The Webster County Board of Commissioners met at 8:30 am on Tuesday, October 6th for a regular business meeting. The following Members were present for roll call: Jeff Ord, John Soucek, Roger Bohrer, Keith Buschow and Mary Delka. Motion was made by Buschow, second by Delka to approve the minutes of the September 15th business meeting. All Members voted to approve the minutes. After discussion of the vacancy on the Hospital Board of Trustees, motion was made by Bohrer, second by Soucek to appoint Mike Buschow of Blue Hill to the Webster County Hospital Board of Trustees with his term expiring January 1, 2013. Upon roll call vote, voting in favor of the motion: Bohrer, Soucek, Delka and Ord. Voting nay or absent: none. Abstaining: Buschow. The appointment was approved. Upon review of County Treasurer Fund Balances, motion was made by Buschow, second by Delka to adopt Resolution 35-2009: BE IT RESOLVED, that $140,000.00 be transferred from the County General Fund to the County Road/ Bridge Fund as the first quarterly transfer of funds as stated in the 2009/10 Webster County Budget Document. Upon roll call vote, All Members voted to adopt the resolution Motion was made by Soucek, second by Delka to adopt Resolution 36-2009: BE IT RESOLVED, that $17,500.00 be transferred from the General Fund to the Noxious Weed Control Fund pursuant to 2009/2010 Budget. All Members voted to adopt the Resolution. The Board discussed capital improvements for building and grounds. With there being sufficient funds available in this budget, motion was made by Bohrer, second by Buschow to accept the proposal by Summit Masonry to erect a concrete block wall for the courtyard garage addition at the proposed cost of $3,260. All Members voted in favor of the motion. The Board discussed a previously introduced Wellness Program through South Heartland Health Department for County Employees. The Board reviewed long term costs and other requirements. The Board would take no action on this matter. Commissioner Delka reviewed information from a recent Central District Meeting. Assessor Krueger met with the Board and presented calculations for the tax levies for the various political subdivisions. She reviewed recent valuation changes. Motion was made by Buschow, second by Delka to approve of the 2009 Property Tax Levies for the political subdivisions of Webster County. All Members voted in favor of the motion. At 10:30 am, the Board held their Public Hearing to set the county’s tax request at a different amount than last year’s request. No public appeared. After discussion, motion was made by Buschow, second by Delka to adopt Resolution 37-2009: WHEREAS, Nebraska Revised Statute 77-1601.02 provides that the property tax request for the prior year shall be the property tax request for the current year for purposes of the levy set by the County Board of Equalization unless the governing Body of the County of Webster passes, by a majority vote, a resolution or ordinance setting the tax request at a different amount; and WHEREAS, a special public hearing was held as required by law to hear and consider comments concerning the property tax request; and WHEREAS, it is in the best interests of Webster County that the property tax request for the current year be a different amount than the property tax request for the prior year. The Governing Body of Webster County resolves that: 1. The 2009/2010 property tax request be set at $2,028,400.00. 2. A copy of this resolution be certified and forwarded to the County Clerk on or before October 13, 2009. Upon roll call vote, all Members voted to adopt the resolution. County Attorney McDole met with the Board on a request from the City of Blue Hill for the County to designate an animal control authority pursuant to Nebraska Statute 54-623. The Board discussed this matter and asked McDole to research the issue in order to place any action on the agenda for the next business meeting. The following claims were approved for payment: Wages for 10 part-time and 17 EMTs - $ 9,110.29 GENERAL FUND Ameritas Life Ins retirmt $ 356.20 Troy Anderson mileage $ 24.20 Nebr DAServices fees $ 149.25 Nebr DAServices telecom $ 448.00 Robert Beardslee maintnc $ 242.00 Bladen Sand/Gravl sand $ 240.83 Blue Hill Leader publish $ 389.31 Cherie Bonifas mileage $ 9.90 Business World supply $ 11.84 Richard Calkins counsel $ 565.80 Carpenter Report service $ 206.70 Cash-Wa Candy supply $ 7.36 Cash-Wa Distrib supply $ 151.97 Contryman Assoc audit $ 4,000.00 Social Security FICA $ 444.39 Eakes Office supply $ 540.34 Garwood Law Off counsel $ 762.60 Ronald Gestring expense $ 323.90 Glenwood Teleco cables $ 16.98 Grainger repair $ 25.92 Great Plains Co 11 phone $ 737.20 Kenny’s Lumber material $ 672.52 Myrtle Knehans service $ 25.00 Lancaster Co Shrff fees $ 37.16 Duane Lienemann mileage $ 861.70 Maximus, Inc. service $ 2,250.00 MB Construction labor $ 2,295.00 MIPS, Inc. service $ 1,169.09 NE DOL/Boiler inspect $ 36.00 Olson Enterprises repair $ 164.66 Ostdiek Printing supply $ 35.75 Quality Red D Mix concrete $ 1,016.25 Red Cloud Auto repair $ 262.45 Red Cloud Chief publish $ 28.00 R.C. Hardware repair $ 173.10 Red Cloud utility $ 1,339.70 Region III Admin funding $ 1,879.09 Donna Rose mileage $ 13.20 Seiler & Parker counsel $ 28.50 Share Corp supply $ 350.46 Simply Whatever service $ 1,325.00 Spencer/Fane/Britt traing $ 36.00 Joe Strickland mileage $ 22.00 US Postal Service postage $ 1,000.00 Univ of Nebraska DVD $ 6.00 USDA, APHIS funding $ 1,410.75 Marty Wackerla maintnc $ 47.50 Web Co Dist Court fees $ 222.00 Web Co Sheriff petty cash $ 189.40 Web Co Court costs $ 77.50 Whelan & Scherr counsel $ 743.74 Robert Willicott mileage $ 72.05 Robert E. Worman appraisl $ 240.00 ROAD FUND Ameritas Life Ins retirmt $ 29.46 Anderson Construct bridges $ 13,355.00 Paul Bencken misc $ 57.50 Bladen Sand/Gravel gravel $ 45,144.02 City of Blue Hill utility $ 92.44 Business World Prod supply $ 40.44 Catherland Auto repair $ 875.04 Century Lumber repair $ 61.14 Country Corner fuel $ 362.85 DAS/Surplus equipmt $ 15,592.00 Social Security FICA $ 33.39 Eakes Office supply $ 42.80 Farm Plan repair $ 2,467.31 Farmers Union Coop supply $ 3.29 Glenwood Teleco phone $ 134.35 Great Plains Co phone $ 123.95 Guide Rock Village utility $ 41.63 Jim’s OK Tires tires $ 229.95 Kelly Supply Co repair $ 97.54 Kenny’s Lumber repair $ 18.36 Kudrna Bobcat Ser maintnc $ 542.50 Lawson Products supply $ 10.24 LRNRD Rural Water water $ 20.00 Nebraska Machinery repair $ 1,300.09 Newman Traffic Sign signs $ 1,074.58 Olson Enterprises repair $ 205.55 Orscheln’s repair $ 12.99 Quill Corp supply $ 94.18 R & K Service fuel $ 1,705.62 R & M Disposal garbage $ 33.00 Ragland Trucking maintnc $ 367.44 Red Cloud Auto repairs $ 998.76 Reliant Transport maintnc $ 248.85 Road Builders Machin repair $ 778.76 South Central PPD utility $ 52.50 Timm’s Service repair $ 5,717.79 Windstream phone $ 57.87 ZEE Medical Ser medical $ 353.72 VISITOR PROMOTION WC Visitor Bureau salary $ 500.00 COUNTY DENTAL FUND Sean Daly dental $ 78.40 WC Dental Clinic dental $ 56.00 NOXIOUS WEED FUND Ameritas Life Ins retirmt $ 77.33 Lynn Collison mileage $ 121.00 Great Plains Comm phone $ 43.10 Jared Auto Expert repair $ 59.79 Social Security FICA $ 87.64 Timm’s Service fuel $ 132.10 AMBULANCE FUND Campbell Village 911 $ 120.00 Great Plains Comm phone $ 45.11 Linweld rent $ 153.45 Social Security FICA $ 131.55 Being no further business, Chairman Ord adjourned the meeting at 12:00 noon. The next regular business meeting will be held on Tuesday, October 20th, 2009. A current agenda and complete minutes are on file in the County Clerk’s Office. Dated this 6th day of October, 2009.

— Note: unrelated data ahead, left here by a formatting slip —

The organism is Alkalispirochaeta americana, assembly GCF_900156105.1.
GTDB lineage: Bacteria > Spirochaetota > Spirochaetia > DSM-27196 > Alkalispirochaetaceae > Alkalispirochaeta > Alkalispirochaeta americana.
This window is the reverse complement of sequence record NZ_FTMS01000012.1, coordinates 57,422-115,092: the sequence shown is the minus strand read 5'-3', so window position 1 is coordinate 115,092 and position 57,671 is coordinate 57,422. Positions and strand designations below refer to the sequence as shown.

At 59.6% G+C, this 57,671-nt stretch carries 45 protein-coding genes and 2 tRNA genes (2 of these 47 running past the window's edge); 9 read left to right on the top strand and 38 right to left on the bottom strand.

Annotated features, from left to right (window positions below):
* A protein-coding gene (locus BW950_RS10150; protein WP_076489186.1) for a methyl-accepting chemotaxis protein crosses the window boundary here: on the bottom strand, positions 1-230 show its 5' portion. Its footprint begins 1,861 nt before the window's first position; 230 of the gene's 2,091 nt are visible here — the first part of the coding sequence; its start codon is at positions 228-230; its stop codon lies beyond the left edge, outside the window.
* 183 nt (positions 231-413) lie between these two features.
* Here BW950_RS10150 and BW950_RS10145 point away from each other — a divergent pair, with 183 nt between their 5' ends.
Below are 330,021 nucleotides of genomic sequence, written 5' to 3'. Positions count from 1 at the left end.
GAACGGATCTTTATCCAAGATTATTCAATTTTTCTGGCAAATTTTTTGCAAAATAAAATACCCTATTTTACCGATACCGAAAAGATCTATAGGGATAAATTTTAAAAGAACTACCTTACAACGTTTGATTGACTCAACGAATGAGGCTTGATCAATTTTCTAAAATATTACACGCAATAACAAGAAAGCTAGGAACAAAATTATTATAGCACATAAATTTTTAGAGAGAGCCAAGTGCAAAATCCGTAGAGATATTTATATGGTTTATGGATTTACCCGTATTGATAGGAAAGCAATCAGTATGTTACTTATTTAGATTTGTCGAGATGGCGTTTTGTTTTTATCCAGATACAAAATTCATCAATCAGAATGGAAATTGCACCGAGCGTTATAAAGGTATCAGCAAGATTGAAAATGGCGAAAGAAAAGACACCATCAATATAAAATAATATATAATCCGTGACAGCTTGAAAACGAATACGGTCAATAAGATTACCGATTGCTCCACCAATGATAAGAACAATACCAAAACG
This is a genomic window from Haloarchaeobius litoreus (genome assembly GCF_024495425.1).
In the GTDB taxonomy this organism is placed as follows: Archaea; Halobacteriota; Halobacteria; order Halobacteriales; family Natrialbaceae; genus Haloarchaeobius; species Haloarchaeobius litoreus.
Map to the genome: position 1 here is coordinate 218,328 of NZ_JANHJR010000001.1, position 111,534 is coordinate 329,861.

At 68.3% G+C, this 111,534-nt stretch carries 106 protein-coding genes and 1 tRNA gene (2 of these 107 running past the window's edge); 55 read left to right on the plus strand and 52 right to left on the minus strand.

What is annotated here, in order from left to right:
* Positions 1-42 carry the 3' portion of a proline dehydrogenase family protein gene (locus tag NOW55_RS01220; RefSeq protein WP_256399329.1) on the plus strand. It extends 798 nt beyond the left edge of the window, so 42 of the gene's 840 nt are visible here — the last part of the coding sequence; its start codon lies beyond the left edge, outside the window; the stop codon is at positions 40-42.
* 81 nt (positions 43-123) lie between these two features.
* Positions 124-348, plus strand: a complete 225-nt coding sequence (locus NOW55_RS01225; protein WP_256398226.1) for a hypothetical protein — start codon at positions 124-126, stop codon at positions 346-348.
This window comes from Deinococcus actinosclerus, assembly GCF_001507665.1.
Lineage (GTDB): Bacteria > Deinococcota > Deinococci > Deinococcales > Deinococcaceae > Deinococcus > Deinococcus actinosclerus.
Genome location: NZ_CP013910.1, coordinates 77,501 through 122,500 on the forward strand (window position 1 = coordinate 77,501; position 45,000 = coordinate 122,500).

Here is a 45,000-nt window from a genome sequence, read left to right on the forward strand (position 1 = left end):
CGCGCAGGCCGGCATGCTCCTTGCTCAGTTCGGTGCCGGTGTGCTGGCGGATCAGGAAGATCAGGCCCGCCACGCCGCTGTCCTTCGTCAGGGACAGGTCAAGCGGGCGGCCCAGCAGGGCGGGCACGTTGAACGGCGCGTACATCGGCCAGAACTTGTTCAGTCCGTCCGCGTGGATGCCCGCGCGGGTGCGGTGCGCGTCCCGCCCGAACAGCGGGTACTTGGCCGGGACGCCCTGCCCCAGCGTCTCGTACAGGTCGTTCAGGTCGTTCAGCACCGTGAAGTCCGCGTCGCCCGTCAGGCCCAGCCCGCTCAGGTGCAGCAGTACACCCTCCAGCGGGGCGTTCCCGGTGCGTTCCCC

at 9:30 AM